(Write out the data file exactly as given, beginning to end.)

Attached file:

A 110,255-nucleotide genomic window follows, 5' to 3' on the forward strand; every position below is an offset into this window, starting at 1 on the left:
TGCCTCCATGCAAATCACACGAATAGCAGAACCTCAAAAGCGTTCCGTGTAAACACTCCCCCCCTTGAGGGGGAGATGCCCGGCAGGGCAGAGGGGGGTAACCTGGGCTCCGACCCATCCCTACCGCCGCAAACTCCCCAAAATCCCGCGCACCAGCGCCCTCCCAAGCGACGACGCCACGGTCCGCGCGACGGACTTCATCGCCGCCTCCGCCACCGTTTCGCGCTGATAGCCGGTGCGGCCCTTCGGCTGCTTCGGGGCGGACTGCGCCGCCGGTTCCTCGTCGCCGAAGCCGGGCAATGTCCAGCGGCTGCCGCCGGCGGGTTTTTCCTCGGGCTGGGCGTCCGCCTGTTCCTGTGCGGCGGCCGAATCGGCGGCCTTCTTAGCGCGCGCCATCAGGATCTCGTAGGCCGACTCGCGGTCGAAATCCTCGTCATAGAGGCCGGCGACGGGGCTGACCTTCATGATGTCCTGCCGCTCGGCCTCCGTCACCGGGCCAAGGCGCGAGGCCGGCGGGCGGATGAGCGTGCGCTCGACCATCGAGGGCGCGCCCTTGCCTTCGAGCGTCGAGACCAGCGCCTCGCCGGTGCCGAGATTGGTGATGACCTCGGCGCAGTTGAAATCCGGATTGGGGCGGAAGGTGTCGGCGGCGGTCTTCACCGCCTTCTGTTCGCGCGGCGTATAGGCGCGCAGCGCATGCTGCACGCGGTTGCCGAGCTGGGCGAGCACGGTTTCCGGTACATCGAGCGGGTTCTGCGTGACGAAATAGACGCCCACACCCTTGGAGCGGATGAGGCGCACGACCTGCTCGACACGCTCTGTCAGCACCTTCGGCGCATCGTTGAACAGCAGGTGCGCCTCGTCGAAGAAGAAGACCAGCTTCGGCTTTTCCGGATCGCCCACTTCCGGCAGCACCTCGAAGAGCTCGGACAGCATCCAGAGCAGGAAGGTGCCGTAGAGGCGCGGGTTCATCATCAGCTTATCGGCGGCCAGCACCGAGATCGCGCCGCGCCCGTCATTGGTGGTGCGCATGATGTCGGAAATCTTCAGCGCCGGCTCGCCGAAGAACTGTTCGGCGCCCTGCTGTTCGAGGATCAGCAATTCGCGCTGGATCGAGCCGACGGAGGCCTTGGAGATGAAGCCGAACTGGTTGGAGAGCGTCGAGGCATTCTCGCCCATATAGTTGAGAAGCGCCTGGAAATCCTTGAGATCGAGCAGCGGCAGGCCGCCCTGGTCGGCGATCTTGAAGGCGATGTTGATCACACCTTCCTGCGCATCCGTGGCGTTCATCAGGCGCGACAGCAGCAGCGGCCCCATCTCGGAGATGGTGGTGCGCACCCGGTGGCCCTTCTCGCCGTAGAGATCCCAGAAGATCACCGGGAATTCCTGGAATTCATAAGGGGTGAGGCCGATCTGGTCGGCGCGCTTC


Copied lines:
A 110,255-nucleotide genomic window follows, 5' to 3' on the forward strand; every position below is an offset into this window, starting at 1 on the left:
TGCCTCCATGCAAATCACACGAATAGCAGAACCTCAAAAGCGTTCCGTGTAAACACTCCCCCCCTTGAGGGGGAGATGCCCGGCAGGGCAGAGGGGGGTAACCTGGGCTCCGACCCATCCCTACCGCCGCAAACTCCCCAAAATCCCGCGCACCAGCGCCCTCCCAAGCGACGACGCCACGGTCCGCGCGACGGACTTCATCGCCGCCTCCGCCACCGTTTCGCGCTGATAGCCGGTGCGGCCCTTCGGCTGCTTCGGGGCGGACTGCGCCGCCGGTTCCTCGTCGCCGAAGCCGGGCAATGTCCAGCGGCTGCCGCCGGCGGGTTTTTCCTCGGGCTGGGCGTCCGCCTGTTCCTGTGCGGCGGCCGAATCGGCGGCCTTCTTAGCGCGCGCCATCAGGATCTCGTAGGCCGACTCGCGGTCGAAATCCTCGTCATAGAGGCCGGCGACGGGGCTGACCTTCATGATGTCCTGCCGCTCGGCCTCCGTCACCGGGCCAAGGCGCGAGGCCGGCGGGCGGATGAGCGTGCGCTCGACCATCGAGGGCGCGCCCTTGCCTTCGAGCGTCGAGACCAGCGCCTCGCCGGTGCCGAGATTGGTGATGACCTCGGCGCAGTTGAAATCCGGATTGGGGCGGAAGGTGTCGGCGGCGGTCTTCACCGCCTTCTGTTCGCGCGGCGTATAGGCGCGCAGCGCATGCTGCACGCGGTTGCCGAGCTGGGCGAGCACGGTTTCCGGTACATCGAGCGGGTTCTGCGTGACGAAATAGACGCCCACACCCTTGGAGCGGATGAGGCGCACGACCTGCTCGACACGCTCTGTCAGCACCTTCGGCGCATCGTTGAACAGCAGGTGCGCCTCGTCGAAGAAGAAGACCAGCTTCGGCTTTTCCGGATCGCCCACTTCCGGCAGCACCTCGAAGAGCTCGGACAGCATCCAGAGCAGGAAGGTGCCGTAGAGGCGCGGGTTCATCATCAGCTTATCGGCGGCCAGCACCGAGATCGCGCCGCGCCCGTCATTGGTGGTGCGCATGATGTCGGAAATCTTCAGCGCCGGCTCGCCGAAGAACTGTTCGGCGCCCTGCTGTTCGAGGATCAGCAATTCGCGCTGGATCGAGCCGACGGAGGCCTTGGAGATGAAGCCGAACTGGTTGGAGAGCGTCGAGGCATTCTCGCCCATATAGTTGAGAAGCGCCTGGAAATCCTTGAGATCGAGCAGCGGCAGGCCGCCCTGGTCGGCGATCTTGAAGGCGATGTTGATCACACCTTCCTGCGCATCCGTGGCGTTCATCAGGCGCGACAGCAGCAGCGGCCCCATCTCGGAGATGGTGGTGCGCACCCGGTGGCCCTTCTCGCCGTAGAGATCCCAGAAGATCACCGGGAATTCCTGGAATTCATAAGGGGTGAGGCCGATCTGGTCGGCGCGCTTC